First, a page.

Nicholas McBride, ‘Rights and the Basis of Tort Law’

This is the first in a loose ‘trilogy’ of three papers that I presented at successive Obligations conferences: Obligations V (at the University of Oxford, in 2010, on the theme of ‘Rights and Private Law’), Obligations VI (at the University of Western Ontario, in 2012, on the theme of ‘Challenging Orthodoxy’), and Obligations VII (at Hong Kong University, in 2014, on the theme of ‘Divergence and Convergence in Private Law’).

In this paper, I try to clear up certain confusions that have entered into the writings of academics who argue – like me – that liabilities to pay damages in tort arise out of someone’s rights being violated. These confusions arise out of ambiguities in the term ‘right’, which make it necessary to clarify what kinds of rights we are talking about as having been violated when a tort has been committed. I argue that the commission of a tort always involves the violation of a right that someone act in a particular way, and that it is unhelpful to think of a tort as involving the violation of a right to some protected liberty or interest. I go on to set out a ‘balanced’ approach for determining what rights we have against other people that they act in particular ways, which involves weighing the interests of the right holder against the person who would be burdened with the right, and takes into account any social interests that might be harmed by the existence of that right, and argue that the law adopts such a ‘balanced’ approach in determining what rights we have against other people.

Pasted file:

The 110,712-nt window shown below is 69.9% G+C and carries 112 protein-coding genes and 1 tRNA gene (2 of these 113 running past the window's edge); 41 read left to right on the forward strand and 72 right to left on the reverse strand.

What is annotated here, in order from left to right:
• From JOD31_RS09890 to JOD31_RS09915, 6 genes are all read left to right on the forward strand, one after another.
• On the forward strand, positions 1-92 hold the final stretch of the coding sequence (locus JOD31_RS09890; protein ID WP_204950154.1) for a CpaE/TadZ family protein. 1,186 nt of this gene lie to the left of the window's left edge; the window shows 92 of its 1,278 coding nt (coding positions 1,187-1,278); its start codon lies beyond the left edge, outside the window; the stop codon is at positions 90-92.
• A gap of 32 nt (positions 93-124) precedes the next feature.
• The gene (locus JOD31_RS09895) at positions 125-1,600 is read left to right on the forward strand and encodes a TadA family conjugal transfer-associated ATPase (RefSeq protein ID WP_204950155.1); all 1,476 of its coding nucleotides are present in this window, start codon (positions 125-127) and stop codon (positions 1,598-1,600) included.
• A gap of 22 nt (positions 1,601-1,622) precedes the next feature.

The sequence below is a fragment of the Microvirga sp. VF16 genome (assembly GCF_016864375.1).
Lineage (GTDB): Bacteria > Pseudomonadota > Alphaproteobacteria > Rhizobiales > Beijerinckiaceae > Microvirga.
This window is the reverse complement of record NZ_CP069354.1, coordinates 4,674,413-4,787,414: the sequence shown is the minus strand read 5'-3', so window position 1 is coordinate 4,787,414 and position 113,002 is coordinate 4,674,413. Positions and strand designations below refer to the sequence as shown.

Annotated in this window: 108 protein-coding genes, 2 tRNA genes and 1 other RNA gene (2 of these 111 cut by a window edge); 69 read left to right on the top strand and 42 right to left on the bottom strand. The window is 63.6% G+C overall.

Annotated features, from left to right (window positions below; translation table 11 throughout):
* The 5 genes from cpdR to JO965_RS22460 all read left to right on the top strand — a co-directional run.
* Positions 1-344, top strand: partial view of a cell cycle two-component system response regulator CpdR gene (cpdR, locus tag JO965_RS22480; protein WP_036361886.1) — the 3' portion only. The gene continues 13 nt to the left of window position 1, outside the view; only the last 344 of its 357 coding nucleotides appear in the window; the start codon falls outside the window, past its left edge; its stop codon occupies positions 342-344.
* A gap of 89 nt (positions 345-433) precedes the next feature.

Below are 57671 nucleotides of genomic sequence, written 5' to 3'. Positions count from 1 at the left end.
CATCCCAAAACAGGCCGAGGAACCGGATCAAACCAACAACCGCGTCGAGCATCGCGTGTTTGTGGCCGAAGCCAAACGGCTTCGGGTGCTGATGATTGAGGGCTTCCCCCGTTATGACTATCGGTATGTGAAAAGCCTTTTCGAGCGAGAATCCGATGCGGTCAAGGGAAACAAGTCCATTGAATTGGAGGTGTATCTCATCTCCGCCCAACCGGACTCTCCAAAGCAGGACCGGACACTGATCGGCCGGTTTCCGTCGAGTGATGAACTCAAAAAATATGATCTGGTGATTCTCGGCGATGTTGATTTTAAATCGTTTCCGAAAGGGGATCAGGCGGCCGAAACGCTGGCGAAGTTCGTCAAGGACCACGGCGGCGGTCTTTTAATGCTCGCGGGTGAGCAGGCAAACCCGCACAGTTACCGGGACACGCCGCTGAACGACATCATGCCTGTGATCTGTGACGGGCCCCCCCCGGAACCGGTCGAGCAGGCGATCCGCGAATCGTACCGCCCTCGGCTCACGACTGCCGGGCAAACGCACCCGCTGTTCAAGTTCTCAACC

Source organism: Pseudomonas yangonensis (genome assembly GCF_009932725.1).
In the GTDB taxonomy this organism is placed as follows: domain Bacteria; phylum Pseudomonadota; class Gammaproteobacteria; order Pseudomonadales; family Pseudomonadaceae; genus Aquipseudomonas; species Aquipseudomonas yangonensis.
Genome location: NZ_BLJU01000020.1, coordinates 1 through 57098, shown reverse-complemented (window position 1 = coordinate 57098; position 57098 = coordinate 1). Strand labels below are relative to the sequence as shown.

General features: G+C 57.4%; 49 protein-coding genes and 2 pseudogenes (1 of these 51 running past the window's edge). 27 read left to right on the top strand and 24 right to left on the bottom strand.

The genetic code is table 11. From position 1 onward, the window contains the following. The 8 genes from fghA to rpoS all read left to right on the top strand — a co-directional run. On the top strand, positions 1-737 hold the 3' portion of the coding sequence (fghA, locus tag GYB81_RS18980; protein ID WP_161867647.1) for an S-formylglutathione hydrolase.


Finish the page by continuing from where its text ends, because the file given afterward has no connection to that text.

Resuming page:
I hope that this paper and the other two papers in the trilogy will eventually form the basis of a book, to be called The Humanity of Private Law.

McBride, Nicholas, Rights and the Basis of Tort Law (August 20, 2014). Nolan and Roberton (eds), Rights and Private Law (Hart Publishing, 2011).

First posted 2014-08-23 09:29:03

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